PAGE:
A topological space is called separable if contains a countable dense subset. This is a standard terminology, but I find it hard to associate the term to its definition. What is the motivation for using this term? More vaguely, is it meant to capture any suggestive image or analogy that I am missing?

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    $\begingroup$ See this MO thread for a detailed discussion. As Qiaochu stated in a comment there "My understanding is it comes from the special case of $\mathbb R$, where it means that any two real numbers can be separated by, say, a rational number." $\endgroup$ – t.b. Sep 12 '11 at 2:36
  • $\begingroup$ @Theo Oh I considered this question too basic, so I didn't check MO. :-) I'll perhaps keep the question. Someone can post the MO thread as the answer, if we get no other answers... $\endgroup$ – Srivatsan Sep 12 '11 at 2:38
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    $\begingroup$ Given the passage from Fréchet that Theo posted in the MO thread, it seems very likely that Qiaochu is right (and if he isn’t, we’ll probably never know!). $\endgroup$ – Brian M. Scott Sep 12 '11 at 2:51
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    $\begingroup$ Qiaochu's explanation sounds reasonable. Let me also say though that the word "separable" is a notorious example of an overloaded term in topology, such that I think no one in the last 50 years or more has drawn any real intuition from the term. Perhaps it would be better if we spoke of spaces of countable density instead... $\endgroup$ – Pete L. Clark Sep 12 '11 at 16:29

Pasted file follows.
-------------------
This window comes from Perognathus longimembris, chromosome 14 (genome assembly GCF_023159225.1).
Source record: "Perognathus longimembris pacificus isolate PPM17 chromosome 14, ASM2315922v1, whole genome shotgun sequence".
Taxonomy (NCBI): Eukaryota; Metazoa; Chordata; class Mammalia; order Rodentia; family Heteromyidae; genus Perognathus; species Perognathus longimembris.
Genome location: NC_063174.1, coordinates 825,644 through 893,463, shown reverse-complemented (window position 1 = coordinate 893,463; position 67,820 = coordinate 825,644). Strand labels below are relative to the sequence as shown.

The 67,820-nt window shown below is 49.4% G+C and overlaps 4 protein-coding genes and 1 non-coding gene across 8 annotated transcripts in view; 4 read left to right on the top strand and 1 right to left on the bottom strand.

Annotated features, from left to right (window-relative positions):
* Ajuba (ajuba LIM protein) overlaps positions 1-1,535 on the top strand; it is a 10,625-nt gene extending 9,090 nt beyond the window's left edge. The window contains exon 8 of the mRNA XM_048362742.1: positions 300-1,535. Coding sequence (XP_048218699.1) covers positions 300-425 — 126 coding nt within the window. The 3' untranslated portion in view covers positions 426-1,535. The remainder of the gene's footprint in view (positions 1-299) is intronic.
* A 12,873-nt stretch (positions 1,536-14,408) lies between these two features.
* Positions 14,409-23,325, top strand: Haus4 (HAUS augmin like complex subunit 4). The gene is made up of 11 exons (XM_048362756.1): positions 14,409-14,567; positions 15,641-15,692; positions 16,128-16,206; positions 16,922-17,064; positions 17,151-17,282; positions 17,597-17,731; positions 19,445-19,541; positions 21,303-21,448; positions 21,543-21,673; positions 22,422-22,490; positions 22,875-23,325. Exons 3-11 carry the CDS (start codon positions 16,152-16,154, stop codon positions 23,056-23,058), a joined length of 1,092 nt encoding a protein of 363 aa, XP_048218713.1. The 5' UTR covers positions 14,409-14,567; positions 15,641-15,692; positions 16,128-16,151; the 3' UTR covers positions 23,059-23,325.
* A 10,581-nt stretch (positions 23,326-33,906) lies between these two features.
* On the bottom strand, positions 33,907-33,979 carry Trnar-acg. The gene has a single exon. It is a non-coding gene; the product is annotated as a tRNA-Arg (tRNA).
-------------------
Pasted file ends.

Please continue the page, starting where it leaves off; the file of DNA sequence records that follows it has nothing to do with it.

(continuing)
• $\begingroup$ @Theo I am not sure waiting longer would actually help for this question. So if you write an answer giving the link, possibly highlighting Qiaochu's comment, I will accept it. :-) (Feel free to add anything else you feel relevant.) $\endgroup$ – Srivatsan Sep 19 '11 at 0:50

On Srivatsan's request I'm making my comment into an answer, even if I have little to add to what I said in the MO-thread.

As Qiaochu put it in a comment there:

My understanding is it comes from the special case of ℝ, where it means that any two real numbers can be separated by, say, a rational number.

In my answer on MO I provided a link to Maurice Fréchet's paper Sur quelques points du calcul fonctionnel, Rend. Circ. Mat. Palermo 22 (1906), 1-74 and quoted several passages from it in order to support that view:

Title page of Fréchet's paper

The historical importance of that paper is (among many other things) that it is the place where metric spaces were formally introduced.

Separability is defined as follows:

passage defining separability

Amit Kumar Gupta's translation in a comment on MO:

We will henceforth call a class separable if it can be considered in at least one way as the derived set of a denumerable set of its elements.

And here's the excerpt from which I quoted on MO with some more context — while not exactly accurate, I think it is best to interpret classe $(V)$ as metric space in the following:

Excerpt where separable is formally introduced Continuation of the excerpt Third part of the excerpt

Felix Hausdorff, in his magnum opus Mengenlehre (1914, 1927, 1934) wrote (p.129 of the 1934 edition):

Excerpt from Hausdorff

My loose translation:

The simplest and most important case is that a countable set is dense in $E$ [a metric space]; $E = R_{\alpha}$ has at most the cardinality of the continuum $\aleph_{0}^{\aleph_0} = \aleph$. A set in which a countable set is dense is called separable, with a not exactly very suggestive but already established term by M. Fréchet. A finite or separable set is called at most separable.


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